Interestingly, American’s A300 fuselages weren’t in the bare metal livery at first as the type of skin panels Airbus provided didn’t allow for polishing. At some point, however, Airbus provided Boeing with polishable skin panels and so the A300 livery could be made consistent with the rest of the fleet.

American Airlines’ MD-80s and MD-90s that it got through acquiring Reno Air in 1999 could be seen wearing a non-bare metal, white-base variation of the tri-color livery too.

The last aircraft type to wear the legendary bare metal livery was the MD-80. As such, while a version of the livery remains in service even today on a Boeing 737-800 “retro jet,” the bare metal livery was retired from regular use on September 4, 2019, when American Airlines operated its last MD-80 revenue flight. The flight with a very fitting AA80 flight number took passengers from Dallas to Chicago.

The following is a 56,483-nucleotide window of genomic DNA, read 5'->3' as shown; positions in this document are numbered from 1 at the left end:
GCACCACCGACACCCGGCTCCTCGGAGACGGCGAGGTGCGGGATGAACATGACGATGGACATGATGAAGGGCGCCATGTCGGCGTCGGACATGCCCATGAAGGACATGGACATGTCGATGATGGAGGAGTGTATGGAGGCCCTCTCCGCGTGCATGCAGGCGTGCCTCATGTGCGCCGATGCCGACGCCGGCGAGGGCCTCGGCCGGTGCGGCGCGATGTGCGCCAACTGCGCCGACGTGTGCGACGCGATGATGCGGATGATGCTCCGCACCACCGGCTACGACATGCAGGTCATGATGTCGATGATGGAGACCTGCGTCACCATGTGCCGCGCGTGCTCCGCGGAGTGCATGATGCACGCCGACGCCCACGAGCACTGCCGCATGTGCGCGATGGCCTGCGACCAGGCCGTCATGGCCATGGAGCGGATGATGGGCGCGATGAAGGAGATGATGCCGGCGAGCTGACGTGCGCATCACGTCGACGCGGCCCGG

“Flight and Flag” Livery (2013 – Present)

American Airlines Flight and Flag Livery

On January 31, 2013, American Airlines put its first Boeing 777-300ER into service, starting with a flight from Dallas to Sao Paulo. The aircraft, registered N718AN, was not only the first of the type in American Airlines’ fleet but also the first 777-300ER to be operated by a US airline (United Airlines followed four years later). More importantly for this article, however, the aircraft was the first one in American Airlines’ fleet to wear its latest livery.